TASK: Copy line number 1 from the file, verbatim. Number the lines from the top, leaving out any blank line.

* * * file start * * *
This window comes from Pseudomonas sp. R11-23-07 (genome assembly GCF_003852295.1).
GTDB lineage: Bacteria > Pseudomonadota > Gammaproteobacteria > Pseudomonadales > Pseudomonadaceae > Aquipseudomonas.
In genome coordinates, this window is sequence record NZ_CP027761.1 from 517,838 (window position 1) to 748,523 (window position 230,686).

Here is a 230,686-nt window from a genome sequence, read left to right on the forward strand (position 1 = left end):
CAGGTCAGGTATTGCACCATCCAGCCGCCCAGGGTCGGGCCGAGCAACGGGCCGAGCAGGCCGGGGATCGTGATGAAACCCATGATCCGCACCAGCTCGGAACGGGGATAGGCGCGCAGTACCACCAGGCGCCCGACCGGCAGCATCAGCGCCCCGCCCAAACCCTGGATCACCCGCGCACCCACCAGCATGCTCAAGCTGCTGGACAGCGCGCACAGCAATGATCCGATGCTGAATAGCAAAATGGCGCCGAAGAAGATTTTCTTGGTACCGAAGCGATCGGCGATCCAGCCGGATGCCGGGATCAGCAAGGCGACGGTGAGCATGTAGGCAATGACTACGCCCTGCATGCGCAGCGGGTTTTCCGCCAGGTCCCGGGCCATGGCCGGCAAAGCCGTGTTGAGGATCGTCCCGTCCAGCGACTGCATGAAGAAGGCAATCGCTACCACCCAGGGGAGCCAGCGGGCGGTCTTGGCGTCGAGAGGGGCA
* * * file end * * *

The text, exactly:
This window comes from Pseudomonas sp. R11-23-07 (genome assembly GCF_003852295.1).